Wonderful Life and the Meaning of Memory

Wonderful Life (1998) explores an interesting concept in ways you won’t expect. Released here as After Life, it follows an organization dedicated to shepherding the deceased into the next life. When you die, you get to select one memory, and only one, to remember for eternity. The viewer becomes more familiar with the spiritual bureaucracy alongside one crop of dead people, who arrive on Monday and are gone on Saturday. The rules are: each person has three days to choose a memory. Then, the staff at the facility re-creates it. On Saturday, after watching the memory, each deceased person disappears.

This is a good concept, but the movie comes alive in the second half. We learn more about the people running the facility, what they’re trying to do, and how they achieve it. Wonderful Life has something incredible to say. About why we remember, what we remember, and what we’re doing when we remember. The staff films re-creations of the memories, acted out by the employees of this after life center. A full film crew brings the memories to life, complete with movie lights, props, and background paintings. Yet they have access to the original memories, which can be copied to tape with just a phone call and a day’s wait. So why re-create them?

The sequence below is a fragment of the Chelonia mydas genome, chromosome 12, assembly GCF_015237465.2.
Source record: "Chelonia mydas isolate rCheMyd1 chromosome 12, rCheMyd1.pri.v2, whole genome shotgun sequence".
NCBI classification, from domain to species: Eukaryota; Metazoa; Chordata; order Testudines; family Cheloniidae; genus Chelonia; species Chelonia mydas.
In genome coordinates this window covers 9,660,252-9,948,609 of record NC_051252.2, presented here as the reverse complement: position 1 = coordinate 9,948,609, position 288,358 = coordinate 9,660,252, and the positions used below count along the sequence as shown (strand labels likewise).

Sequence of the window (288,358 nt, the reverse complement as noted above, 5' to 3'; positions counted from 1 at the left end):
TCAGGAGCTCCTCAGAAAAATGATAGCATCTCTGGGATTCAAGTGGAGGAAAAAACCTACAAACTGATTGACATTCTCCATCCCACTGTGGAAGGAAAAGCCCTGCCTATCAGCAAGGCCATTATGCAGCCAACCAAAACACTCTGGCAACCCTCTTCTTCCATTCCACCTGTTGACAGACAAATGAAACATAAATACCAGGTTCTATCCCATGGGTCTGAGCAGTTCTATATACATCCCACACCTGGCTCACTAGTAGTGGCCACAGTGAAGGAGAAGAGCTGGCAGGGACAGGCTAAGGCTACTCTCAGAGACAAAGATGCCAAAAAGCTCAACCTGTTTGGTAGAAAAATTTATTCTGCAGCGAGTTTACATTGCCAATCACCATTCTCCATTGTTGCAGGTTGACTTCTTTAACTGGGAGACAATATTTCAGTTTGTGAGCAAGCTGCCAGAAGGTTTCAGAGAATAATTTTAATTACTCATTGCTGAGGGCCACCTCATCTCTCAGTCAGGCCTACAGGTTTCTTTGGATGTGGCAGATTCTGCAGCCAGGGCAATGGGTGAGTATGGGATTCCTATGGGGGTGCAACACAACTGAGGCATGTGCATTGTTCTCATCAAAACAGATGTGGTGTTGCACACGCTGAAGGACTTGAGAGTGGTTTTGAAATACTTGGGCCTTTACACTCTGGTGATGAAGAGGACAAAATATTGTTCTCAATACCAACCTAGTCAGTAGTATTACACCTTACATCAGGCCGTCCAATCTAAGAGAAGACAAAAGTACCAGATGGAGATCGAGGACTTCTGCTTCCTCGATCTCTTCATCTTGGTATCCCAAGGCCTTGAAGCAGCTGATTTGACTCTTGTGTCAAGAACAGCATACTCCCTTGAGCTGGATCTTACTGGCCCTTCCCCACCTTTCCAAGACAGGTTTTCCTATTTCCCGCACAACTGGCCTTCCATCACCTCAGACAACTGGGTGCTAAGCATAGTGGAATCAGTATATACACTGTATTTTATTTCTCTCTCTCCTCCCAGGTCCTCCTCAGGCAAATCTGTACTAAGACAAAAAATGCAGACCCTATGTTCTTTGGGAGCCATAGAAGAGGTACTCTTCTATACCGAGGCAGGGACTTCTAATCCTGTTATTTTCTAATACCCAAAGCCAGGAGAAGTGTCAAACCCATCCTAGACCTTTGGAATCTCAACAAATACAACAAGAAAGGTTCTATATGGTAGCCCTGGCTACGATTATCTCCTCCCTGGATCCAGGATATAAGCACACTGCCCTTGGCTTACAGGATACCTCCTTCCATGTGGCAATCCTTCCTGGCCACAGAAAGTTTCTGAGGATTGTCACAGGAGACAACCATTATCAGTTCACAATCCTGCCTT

A memory is not the permanent record of a moment. It is re-created and destroyed every time we recall it, and never quite the same each time. The most mundane memories can become the most significant ones we have, all through the passage of time and the gaining of experience. If a memory was the same as the original experience, then we would feel exactly the same every time we returned to a significant place. But it never works out that way; we’re always older and wiser and bogged down with new thoughts we try to fit into the joyous past.

Wonderful Life does all this through the medium of film, intentionally. No movie, not even a documentary, is a literal conveyance of events. Cinema is how we remember what never happened. The simple act of choosing what to film and when to cut puts the creator’s mark on it, let alone the introduction of story and actors. The movie crew within this movie is putting their spin on every memory, and the remember-er is on set too, offering feedback or saying it’s just like they remember. But how can you perfectly remember something from 70 years ago? Why are they not yelling “cut” when the clouds are made of cotton and not water vapor? There is something in a memory that is more than the physical matter that was there that day.

Wonderful Life has given me a lot to think about. I don’t know what I would pick.